A chapter of Amnesty International, a globally-known human rights organization, is sticking its flag pole in the ground on Main Campus.
It can be difficult to miss Main Campus clipboard-carriers asking students to spare a minute for this or that cause. Most come from PennEnvironment, the University of Pennsylvania’s student-environmentalist group, but recently, more are representing Amnesty International.
Until this semester, the PennEnvironment students were the sole on-campus representatives for Amnesty International, an international, human-rights watchdog group. This semester, Renée Amirault, a junior dance and political science major, is making strides to change that with the introduction of the first Temple chapter of Amnesty International.
Founded in the United Kingdom in 1961, Amnesty International sends investigators around the globe to look into alleged human rights abuses. After collecting information, the group calls on leaders to take action, publicly campaign for change and even organize protest actions to bring attention to the perpetrators of these crimes.
Founder and Chapter President Amirault, a Boston native, said she became interested in human rights issues while interning at Refugee Media Productions, a group that seeks to bring attention to human rights issues like torture.
After her internship, she started seeking ways to continue to be involved with human rights activism. She said she noticed that Amnesty International is truly on the front lines of the struggle to end human rights abuses and seems to be winning the fight.
The group was granted university approval, which required the names of 10 interested students, a constitution and a mission statement.
A couple weeks later, Amirault received a box of buttons, banners, T-shirts and other materials.
Amnesty is an international organization, but its regional offices oversee local college groups and provide them with raw materials and support the groups’ needs without becoming directly involved with the specific chapter’s administration or courses of action.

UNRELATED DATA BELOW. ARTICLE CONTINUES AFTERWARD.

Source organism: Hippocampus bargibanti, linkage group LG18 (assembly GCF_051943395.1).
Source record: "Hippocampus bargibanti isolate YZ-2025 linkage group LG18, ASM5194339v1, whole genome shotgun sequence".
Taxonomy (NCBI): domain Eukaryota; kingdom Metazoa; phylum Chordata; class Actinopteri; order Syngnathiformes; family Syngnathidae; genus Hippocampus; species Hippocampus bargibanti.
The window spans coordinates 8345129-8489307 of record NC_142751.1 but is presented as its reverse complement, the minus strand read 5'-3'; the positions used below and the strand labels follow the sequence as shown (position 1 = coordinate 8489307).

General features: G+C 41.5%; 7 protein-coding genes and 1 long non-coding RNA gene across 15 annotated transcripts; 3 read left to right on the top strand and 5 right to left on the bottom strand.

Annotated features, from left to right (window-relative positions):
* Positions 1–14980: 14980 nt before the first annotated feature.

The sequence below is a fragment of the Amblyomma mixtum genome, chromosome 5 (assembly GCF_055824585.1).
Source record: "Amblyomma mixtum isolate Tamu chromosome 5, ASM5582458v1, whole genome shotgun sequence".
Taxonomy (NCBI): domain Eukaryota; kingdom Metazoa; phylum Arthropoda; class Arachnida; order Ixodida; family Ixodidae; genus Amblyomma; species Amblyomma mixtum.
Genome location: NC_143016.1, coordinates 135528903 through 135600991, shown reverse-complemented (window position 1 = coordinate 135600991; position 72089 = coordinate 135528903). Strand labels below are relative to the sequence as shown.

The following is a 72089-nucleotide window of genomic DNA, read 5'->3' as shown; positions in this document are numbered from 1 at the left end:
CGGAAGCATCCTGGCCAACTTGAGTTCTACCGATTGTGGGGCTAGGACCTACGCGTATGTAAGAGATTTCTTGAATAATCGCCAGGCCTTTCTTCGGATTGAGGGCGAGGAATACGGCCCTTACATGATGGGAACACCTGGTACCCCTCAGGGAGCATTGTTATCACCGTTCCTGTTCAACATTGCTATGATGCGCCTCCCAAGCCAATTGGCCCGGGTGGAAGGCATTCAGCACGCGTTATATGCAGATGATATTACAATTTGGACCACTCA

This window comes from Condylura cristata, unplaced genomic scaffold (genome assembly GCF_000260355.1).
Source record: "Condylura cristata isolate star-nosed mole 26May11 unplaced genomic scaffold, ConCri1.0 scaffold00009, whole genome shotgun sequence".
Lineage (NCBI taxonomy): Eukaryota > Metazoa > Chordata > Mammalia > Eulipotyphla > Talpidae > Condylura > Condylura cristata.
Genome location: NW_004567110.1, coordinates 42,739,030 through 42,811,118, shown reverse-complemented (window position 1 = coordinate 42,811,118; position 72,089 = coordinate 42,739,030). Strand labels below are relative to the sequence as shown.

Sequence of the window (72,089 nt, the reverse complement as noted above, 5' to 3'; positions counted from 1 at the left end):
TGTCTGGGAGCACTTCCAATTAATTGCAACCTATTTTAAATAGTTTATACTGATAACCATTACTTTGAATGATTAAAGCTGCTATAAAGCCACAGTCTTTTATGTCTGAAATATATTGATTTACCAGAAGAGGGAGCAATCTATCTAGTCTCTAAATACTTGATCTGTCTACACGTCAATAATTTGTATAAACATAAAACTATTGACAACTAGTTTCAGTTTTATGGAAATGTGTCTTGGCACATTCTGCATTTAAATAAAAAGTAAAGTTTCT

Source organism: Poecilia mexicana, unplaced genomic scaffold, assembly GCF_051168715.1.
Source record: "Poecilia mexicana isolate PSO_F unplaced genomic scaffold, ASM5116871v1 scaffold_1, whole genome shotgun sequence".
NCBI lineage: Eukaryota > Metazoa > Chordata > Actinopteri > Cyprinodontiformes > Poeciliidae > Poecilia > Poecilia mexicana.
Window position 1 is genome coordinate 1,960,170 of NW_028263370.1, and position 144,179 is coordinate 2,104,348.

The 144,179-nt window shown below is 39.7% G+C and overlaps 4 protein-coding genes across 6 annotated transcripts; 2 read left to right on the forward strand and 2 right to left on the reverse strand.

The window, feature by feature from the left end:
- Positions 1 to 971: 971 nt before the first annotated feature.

“The new group is looking to increase its membership and set a course for the future, which means selecting executive officers and deciding on an agenda.,” Amirault said.
Amnesty International is active in more than 150 countries, and even within the U.S., there are a bevy of issues for them to pursue. For now, Amirault said, the group is looking at various campaigns and trying to choose something that most members are interested in.
Those options being considered range from women’s rights to abolition of the death penalty. In the end, though, Amirault said the group’s goal is “to pick issues that the members are passionate about.”
The group is planning several events for the Spring and Fall 2010 semesters, which ought to appeal to a wide range of students, she added.
Students with serious interest in human rights issues might be interested in the guest speakers Amnesty is bringing to Main Campus, such as those from the Philly-based Human Rights Coalition, one of many Philadelphia human rights groups that Temple Amnesty will be working, Amirault said.
For those interested in music, she also mentioned something called a “Jamnesty,” a fundraising concert for the group that would likely be held on Main Campus but is still in its early planning stages.
While the group does take strong stances on its issues, Amirault said the membership is nonpartisan and all students are welcome.
Michael Polinsky can be reached at email@example.com.